Thursday, April 12, 2018

Epictetus Discourses Book 2 Chapter 1 - confidence, caution and your duty

I'm not going to commentate on this chapter.  I highlighted several parts and they really stand on their own.  I'll simply copy them here.

Be confident in everything outside the will, and cautious in everything under the will's control.  For if evil is a matter of the will, then caution is needed there; and if everything beyond the will and not in our control is immaterial to us, then those things can be approached with confidence.

,,,

When deer are frightened by the feathers, they seek safety in the hunters' nets.  Confusing ruin with refuge, they come to an ill-timed death.

...

Death is not fearful, but dying like a coward is.  So be confident about death, and caution yourself against the fear of it.

...

Pain too is just a scary mask: look under it and you will see.  The body sometimes suffers, but relief is never far behind.  And if that isn't good enough for you, the door stands open; otherwise put up with it.

...

Only educated people are entitled to be called free.  What else is freedom but the power to live our life the way we want?

...

No one doing wrong is free.  Do you want to live your life in fear, grief, and anxiety?  ... No one in a state of constant fear is free either.  By the same token, whoever has gained relief from grief, fear and anxiety has gained freedom.

...

What master, I wonder, do you yourself serve?  Money?  Women?  Boys?  The emperor or one of his subordinates?  It has to be one of them, or you wouldn't fret about such things.

...

I notice your clever phrases, yes - and you can have them.  Show me instead how you practice desire and aversion to get what you want and avoid what you do not want.  As for those treatises of yours, if you have any sense, you will go on and burn them.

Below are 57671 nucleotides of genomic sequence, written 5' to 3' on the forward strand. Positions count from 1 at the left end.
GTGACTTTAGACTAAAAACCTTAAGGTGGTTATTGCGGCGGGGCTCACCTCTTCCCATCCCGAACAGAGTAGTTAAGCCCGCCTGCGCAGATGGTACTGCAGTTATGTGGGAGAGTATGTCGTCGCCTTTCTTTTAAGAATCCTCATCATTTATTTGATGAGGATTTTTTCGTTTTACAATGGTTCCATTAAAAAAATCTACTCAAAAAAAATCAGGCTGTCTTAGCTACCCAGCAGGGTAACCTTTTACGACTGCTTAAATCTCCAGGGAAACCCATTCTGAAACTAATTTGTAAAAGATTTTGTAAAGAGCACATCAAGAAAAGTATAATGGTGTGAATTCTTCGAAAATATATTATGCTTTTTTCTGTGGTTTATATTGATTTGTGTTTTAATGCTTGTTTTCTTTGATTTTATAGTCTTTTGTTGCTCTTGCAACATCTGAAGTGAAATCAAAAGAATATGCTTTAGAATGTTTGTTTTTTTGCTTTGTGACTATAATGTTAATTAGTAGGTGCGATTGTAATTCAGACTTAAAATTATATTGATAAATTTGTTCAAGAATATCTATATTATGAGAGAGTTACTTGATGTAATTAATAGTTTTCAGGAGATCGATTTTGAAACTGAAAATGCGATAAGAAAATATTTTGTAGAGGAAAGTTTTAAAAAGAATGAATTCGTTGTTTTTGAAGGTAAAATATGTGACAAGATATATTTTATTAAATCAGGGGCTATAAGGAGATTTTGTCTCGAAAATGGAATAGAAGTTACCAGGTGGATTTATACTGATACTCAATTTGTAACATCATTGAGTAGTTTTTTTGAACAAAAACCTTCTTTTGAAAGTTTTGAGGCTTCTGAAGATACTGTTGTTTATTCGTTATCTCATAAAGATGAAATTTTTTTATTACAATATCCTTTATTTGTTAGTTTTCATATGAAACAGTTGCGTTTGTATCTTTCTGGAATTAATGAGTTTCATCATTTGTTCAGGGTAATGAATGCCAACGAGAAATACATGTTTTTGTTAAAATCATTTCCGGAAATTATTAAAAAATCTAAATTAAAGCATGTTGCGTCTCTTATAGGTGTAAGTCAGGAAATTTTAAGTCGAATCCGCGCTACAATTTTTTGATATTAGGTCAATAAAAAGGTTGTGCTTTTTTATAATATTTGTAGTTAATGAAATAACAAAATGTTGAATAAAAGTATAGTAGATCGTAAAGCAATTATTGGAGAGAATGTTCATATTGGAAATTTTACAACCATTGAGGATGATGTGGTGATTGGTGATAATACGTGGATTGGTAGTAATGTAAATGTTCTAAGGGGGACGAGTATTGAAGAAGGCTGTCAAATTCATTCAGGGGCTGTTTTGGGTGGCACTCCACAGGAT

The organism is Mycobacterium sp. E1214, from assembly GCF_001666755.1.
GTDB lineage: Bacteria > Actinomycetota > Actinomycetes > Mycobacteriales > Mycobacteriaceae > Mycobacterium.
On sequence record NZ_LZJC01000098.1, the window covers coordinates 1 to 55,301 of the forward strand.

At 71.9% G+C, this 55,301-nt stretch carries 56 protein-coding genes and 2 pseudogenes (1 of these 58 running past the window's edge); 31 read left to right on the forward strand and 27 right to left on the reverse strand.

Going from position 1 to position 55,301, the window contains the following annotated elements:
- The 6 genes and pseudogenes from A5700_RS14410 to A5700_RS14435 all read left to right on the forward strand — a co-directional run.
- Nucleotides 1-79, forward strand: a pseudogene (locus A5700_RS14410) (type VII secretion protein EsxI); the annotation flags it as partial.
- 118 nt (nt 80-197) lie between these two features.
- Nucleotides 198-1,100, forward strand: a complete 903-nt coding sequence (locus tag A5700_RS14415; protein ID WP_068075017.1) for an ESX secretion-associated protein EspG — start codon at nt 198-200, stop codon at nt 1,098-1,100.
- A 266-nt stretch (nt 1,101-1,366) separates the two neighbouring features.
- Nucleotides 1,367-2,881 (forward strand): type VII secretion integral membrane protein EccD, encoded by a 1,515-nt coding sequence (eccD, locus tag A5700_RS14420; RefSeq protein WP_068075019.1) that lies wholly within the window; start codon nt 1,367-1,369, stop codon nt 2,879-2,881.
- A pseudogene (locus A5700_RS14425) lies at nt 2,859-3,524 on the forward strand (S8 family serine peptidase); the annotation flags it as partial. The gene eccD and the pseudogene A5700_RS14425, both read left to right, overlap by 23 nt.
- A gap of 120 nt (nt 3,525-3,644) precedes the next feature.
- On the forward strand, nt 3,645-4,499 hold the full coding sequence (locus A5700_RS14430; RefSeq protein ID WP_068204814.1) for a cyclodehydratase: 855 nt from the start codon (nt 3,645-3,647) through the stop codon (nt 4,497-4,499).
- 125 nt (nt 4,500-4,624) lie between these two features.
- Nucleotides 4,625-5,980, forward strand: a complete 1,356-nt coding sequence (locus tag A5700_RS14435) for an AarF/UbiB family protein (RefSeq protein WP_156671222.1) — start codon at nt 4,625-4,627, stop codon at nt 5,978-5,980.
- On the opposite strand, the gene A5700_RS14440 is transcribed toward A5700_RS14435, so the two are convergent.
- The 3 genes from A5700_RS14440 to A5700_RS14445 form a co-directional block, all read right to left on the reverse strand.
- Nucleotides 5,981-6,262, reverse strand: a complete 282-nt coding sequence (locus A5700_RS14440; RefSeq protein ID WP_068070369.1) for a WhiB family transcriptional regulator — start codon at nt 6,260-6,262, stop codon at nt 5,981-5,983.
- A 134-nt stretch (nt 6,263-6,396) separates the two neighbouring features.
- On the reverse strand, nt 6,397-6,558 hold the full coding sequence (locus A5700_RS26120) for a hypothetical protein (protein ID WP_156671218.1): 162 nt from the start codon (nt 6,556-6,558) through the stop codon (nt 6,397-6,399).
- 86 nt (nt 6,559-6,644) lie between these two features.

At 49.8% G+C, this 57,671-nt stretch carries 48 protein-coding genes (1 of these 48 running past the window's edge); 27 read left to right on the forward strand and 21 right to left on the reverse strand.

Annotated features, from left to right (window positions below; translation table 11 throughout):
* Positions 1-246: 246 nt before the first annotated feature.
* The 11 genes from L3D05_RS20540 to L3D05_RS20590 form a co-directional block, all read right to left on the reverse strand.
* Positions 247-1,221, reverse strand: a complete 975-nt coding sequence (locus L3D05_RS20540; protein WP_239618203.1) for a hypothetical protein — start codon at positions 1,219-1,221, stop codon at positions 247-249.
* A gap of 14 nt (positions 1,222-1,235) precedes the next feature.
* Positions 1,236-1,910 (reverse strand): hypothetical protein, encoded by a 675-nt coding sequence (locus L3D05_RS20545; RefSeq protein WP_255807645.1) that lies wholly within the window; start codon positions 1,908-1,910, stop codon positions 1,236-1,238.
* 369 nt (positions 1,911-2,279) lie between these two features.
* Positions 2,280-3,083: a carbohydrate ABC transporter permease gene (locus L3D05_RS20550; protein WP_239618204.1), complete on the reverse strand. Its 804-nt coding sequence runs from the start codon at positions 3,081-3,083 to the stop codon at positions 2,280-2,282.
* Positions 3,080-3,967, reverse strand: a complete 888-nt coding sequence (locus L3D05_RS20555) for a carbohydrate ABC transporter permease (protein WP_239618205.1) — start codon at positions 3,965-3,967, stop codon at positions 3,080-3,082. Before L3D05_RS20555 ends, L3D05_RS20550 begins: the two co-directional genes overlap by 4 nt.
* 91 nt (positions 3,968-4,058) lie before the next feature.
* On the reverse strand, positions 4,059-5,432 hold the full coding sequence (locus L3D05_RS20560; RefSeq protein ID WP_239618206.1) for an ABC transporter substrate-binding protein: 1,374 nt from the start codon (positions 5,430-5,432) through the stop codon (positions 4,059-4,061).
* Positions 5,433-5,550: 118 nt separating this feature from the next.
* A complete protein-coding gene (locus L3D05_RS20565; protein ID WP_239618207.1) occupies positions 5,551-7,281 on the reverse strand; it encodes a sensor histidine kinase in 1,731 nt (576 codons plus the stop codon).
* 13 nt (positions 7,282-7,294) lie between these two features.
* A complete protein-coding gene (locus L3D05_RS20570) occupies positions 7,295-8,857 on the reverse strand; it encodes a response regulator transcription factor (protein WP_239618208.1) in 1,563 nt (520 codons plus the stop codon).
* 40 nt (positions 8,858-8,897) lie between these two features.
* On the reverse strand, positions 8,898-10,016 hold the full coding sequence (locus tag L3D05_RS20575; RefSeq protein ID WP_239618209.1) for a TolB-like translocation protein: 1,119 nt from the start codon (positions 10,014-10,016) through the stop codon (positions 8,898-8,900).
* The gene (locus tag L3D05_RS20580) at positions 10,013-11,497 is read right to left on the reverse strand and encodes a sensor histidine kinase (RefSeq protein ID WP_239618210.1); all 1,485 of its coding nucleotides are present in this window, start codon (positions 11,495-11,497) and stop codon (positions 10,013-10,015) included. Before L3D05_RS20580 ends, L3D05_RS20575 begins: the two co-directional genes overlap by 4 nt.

...

[Socrates] would test and examine himself, forever subjecting to scrutiny one assumption or another.  That's the writing of a real philosopher.

...

Look how I don't fail in my desires, or have experiences I don't want.  I'll prove it to you in the case of death, I'll it to you in the case of physical pain, in the case of prison, of condemnation, and ill repute.  That's the real test of a youth fit to finish school.  ... be content to look like a nobody or know-nothing.

...

Show them this, though, that you know how not to fail in your desires or experience what you don't desire.

...

Your duty is to prepare for death and imprisonment, torture and exile and all such evils, with confidence, because you have faith in the one who has called on you to face them, having judged you worthy of the role.  When you take on the role, you will show the superiority of reason and the mind over forces unconnected with the will.

No comments:

Post a Comment